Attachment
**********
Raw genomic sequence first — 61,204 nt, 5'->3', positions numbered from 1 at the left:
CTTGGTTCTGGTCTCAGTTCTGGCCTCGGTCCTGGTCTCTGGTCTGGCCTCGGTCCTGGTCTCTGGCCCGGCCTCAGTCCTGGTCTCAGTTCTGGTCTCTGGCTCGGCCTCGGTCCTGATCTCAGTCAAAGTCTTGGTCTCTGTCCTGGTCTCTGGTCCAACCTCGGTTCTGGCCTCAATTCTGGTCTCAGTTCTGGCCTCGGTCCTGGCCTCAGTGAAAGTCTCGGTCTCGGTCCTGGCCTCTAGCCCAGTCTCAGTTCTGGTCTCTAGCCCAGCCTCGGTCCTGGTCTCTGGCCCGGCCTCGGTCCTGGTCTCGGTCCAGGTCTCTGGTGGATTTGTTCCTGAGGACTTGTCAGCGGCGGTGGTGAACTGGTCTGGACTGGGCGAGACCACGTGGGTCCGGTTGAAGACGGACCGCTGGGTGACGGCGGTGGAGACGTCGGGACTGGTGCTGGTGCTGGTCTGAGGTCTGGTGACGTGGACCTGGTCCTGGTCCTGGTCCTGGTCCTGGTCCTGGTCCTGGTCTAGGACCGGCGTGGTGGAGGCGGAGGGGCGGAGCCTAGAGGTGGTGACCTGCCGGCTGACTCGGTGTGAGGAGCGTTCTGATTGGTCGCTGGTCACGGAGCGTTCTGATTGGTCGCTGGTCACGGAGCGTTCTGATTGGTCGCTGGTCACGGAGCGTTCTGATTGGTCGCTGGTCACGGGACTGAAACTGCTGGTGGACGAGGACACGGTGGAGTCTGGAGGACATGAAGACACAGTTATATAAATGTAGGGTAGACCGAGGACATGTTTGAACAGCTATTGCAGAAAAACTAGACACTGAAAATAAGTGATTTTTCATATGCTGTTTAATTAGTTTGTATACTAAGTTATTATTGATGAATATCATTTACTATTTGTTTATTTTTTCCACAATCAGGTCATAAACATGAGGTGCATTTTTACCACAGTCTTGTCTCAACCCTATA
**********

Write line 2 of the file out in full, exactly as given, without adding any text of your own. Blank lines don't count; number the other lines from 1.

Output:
CTTGGTTCTGGTCTCAGTTCTGGCCTCGGTCCTGGTCTCTGGTCTGGCCTCGGTCCTGGTCTCTGGCCCGGCCTCAGTCCTGGTCTCAGTTCTGGTCTCTGGCTCGGCCTCGGTCCTGATCTCAGTCAAAGTCTTGGTCTCTGTCCTGGTCTCTGGTCCAACCTCGGTTCTGGCCTCAATTCTGGTCTCAGTTCTGGCCTCGGTCCTGGCCTCAGTGAAAGTCTCGGTCTCGGTCCTGGCCTCTAGCCCAGTCTCAGTTCTGGTCTCTAGCCCAGCCTCGGTCCTGGTCTCTGGCCCGGCCTCGGTCCTGGTCTCGGTCCAGGTCTCTGGTGGATTTGTTCCTGAGGACTTGTCAGCGGCGGTGGTGAACTGGTCTGGACTGGGCGAGACCACGTGGGTCCGGTTGAAGACGGACCGCTGGGTGACGGCGGTGGAGACGTCGGGACTGGTGCTGGTGCTGGTCTGAGGTCTGGTGACGTGGACCTGGTCCTGGTCCTGGTCCTGGTCCTGGTCCTGGTCCTGGTCTAGGACCGGCGTGGTGGAGGCGGAGGGGCGGAGCCTAGAGGTGGTGACCTGCCGGCTGACTCGGTGTGAGGAGCGTTCTGATTGGTCGCTGGTCACGGAGCGTTCTGATTGGTCGCTGGTCACGGAGCGTTCTGATTGGTCGCTGGTCACGGAGCGTTCTGATTGGTCGCTGGTCACGGGACTGAAACTGCTGGTGGACGAGGACACGGTGGAGTCTGGAGGACATGAAGACACAGTTATATAAATGTAGGGTAGACCGAGGACATGTTTGAACAGCTATTGCAGAAAAACTAGACACTGAAAATAAGTGATTTTTCATATGCTGTTTAATTAGTTTGTATACTAAGTTATTATTGATGAATATCATTTACTATTTGTTTATTTTTTCCACAATCAGGTCATAAACATGAGGTGCATTTTTACCACAGTCTTGTCTCAACCCTATA